“To make it better, the guy before me walked in with a suit and tie,” Emerson said.
TUF 5 had a good balance of eccentricity and fighting prowess. TUF 6 did not, and the talent roller-coaster began. (See a previous Bloody Elbow study comparing the seasons.)
The trouble with 16 fighters from the same weight class is depth. Getting 16 quality fighters from one class is a tall order, and TUF 6’s welterweight class wasn’t up to it. Champion Mac Danzig and George Sotiropoulos have had good careers. The next best fighter may have been an alternate named Jon Koppenhaver, who’s now known as War Machine and facing a long prison sentence.
Even after TUF 7 shocked the fighters with the “fights to get in the house,” some of the fighters were shaky. Coach Forrest Griffin lamented real-life teammate Cale Yarbrough’s shortcomings in a candid confessional: “Cale has no idea that MMA involves this ground stuff.” Champion Amir Sadollah wouldn’t have made the cut today. He arrived at tryouts with no pro MMA fights.
TUF 8 went back to having two weight classes. The light heavyweights have done well. The lightweights have been so-so, held back in part by Junie Browning’s personal issues.
For TUF 9, producers shook things up again, going country vs. country. The season proved the UK still had a few decent welterweights and lightweights to offer. The USA did not.
TUF 10 went back to the problematic heavyweight class and loaded it with a mixture of experienced guys (Roy Nelson, Wes Sims) along with some athletes making the transition from other sports. Some of the newbies showed some aptitude, particularly Matt Mitrione, Marcus Jones and Brendan Schaub. Others labored, and the season may be remembered for seeing guys run out of gas in two minutes. This sort of tournament, with several fights in a short period of time, will always be tough on the big guys. And the UFC was really looking for big guys, not moonlighting light heavyweights like TUF 2 champion Rashad Evans, who coached at TUF 10 and has seen the challenge of finding challengers for Junior dos Santos, Cain Velasquez, Brock Lesnar and the new-model heavyweights.
Given that struggle, it’s little wonder TUF went to great lengths to hype a fighter Dana White had long derided: Kimbo Slice, the fighter formerly known as Kevin Ferguson.
While the heavyweight season provided a few good names for future UFC cards, the next three seasons showed talent pools that had little to offer.
TUF 11 had an inspiring story with former drug addict Court McGee coming back from an early loss to get back in the bracket and win, but none of the fighters has made an impact in the UFC. TUF 12 had a couple of ringers in Nam Phan and Jonathan Brookins, along with some prospects in Michael Johnson and the quirky Alex Caceres, but not much else. TUF 13’s fights looked like The Ultimate Greco-Roman Wrestler or The Ultimate Cage-Leaning Competition.
By this point, some fighters had gone through the process multiple times. Even an eventual champion such as TUF 13’s Tony Ferguson.
“I tried out for The Ultimate Fighter three times. I went to the 185-pound one and made it all the way to the third round. They said, ‘Hey, you’re too small.’ The second time I flew all the way to D.C. and drove all the way to Charlotte. I didn’t make it out of the first round. Shit — pardon my French, but back to the drawing board.”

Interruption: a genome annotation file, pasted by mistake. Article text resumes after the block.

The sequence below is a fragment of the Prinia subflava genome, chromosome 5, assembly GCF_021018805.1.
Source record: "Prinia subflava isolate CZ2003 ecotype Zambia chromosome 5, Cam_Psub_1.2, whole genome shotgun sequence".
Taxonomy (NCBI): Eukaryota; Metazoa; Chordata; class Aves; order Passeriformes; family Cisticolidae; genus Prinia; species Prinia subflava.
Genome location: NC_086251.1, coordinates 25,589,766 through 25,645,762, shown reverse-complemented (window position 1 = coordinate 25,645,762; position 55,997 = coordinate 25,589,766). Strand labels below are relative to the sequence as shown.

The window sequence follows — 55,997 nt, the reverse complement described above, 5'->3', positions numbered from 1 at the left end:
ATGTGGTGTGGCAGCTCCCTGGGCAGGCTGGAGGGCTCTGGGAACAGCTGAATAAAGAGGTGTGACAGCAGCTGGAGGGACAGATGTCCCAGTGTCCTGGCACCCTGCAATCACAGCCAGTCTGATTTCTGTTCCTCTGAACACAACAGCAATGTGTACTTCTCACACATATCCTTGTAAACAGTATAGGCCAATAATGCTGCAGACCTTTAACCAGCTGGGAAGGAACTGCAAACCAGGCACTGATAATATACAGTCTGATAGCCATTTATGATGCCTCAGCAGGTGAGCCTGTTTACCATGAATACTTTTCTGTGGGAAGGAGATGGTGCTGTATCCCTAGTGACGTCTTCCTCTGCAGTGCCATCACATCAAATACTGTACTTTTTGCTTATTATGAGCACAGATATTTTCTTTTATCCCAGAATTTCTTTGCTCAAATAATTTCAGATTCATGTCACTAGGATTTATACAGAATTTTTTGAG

Ferguson actually got his breakthrough elsewhere, stunning Brock Jardine with a fourth-round KO to win the welterweight belt in California promotion Pure Combat.
“So I what I did was I went to that third tryout, and I brought everything — all the aggression, everything that I’ve ever had for these years and said, ‘This is what I have.’” I did what my mom told me — you kill them with stats. Three-time state champ, 152. Two-time All-American, national champion 165. I have a Pure Combat world championship belt. I was intense.”
Meanwhile, the show’s alumni found themselves defending the talent pool.
Amir Sadollah, at a fan event in Las Vegas before the TUF 13 finale: “I wouldn’t describe it as stagnant. What’s great is that it gives guys a platform. You get invested in the athlete. Some guys you like, some guys you don’t. The show does a good job of that.”
Ed Herman, in an interview after the TUF 13 finale: “I think The Ultimate Fighter’s still great. You see a couple of great guys every season. And that’s what you’re looking for. They can’t all be good. You get one or two great guys who can move on and fight in the UFC, that’s awesome.”
But TUF, like Season 11 champion Court McGee, was more than capable of a comeback. And it wasn’t the heavyweights but the little guys who pulled it off. The UFC had fully absorbed corporate sibling WEC, bringing the featherweight and bantamweight classes into the fold, and TUF 14 brought in a strong group of smaller guys.
New weight classes always help. TUF 18, the Ronda Rousey-Miesha Tate season, had some forgettable men’s bantamweights and a good group of women’s bantamweights. TUF 20 crowned a champion of the new women’s strawweight class, bringing in 16 compelling fighters. TUF 24 rounded up the world’s best flyweights in a desperate attempt to find some challengers for Demetrious Johnson, and the jury’s still out on that one.
But the UFC can only add so many new weight classes. Women’s flyweight should work, but that might be the last one.
The key after that is finding the right rotation. The lackluster fights on TUF 19, with the oversaturated middleweight and light heavyweight classes, made Dana White go into full rant mode.
TUF 25, with a bunch of TUF alumni returning, would be compelling as a gimmick. Then with TUF 26, the pressure will be on to find more fighters who can keep things interesting, either with great fighting skills or a clever audition. Preferably both.
A quick note on quotes: When quotes are taken from TUF broadcasts, books or other sources, they are attributed as such. Unattributed quotes are taken from first-hand interviews for the book Inside The Ultimate Fighter, which was never published. See the intro to this series to see what happened to that book.
Next week: Inside a TUF tryout.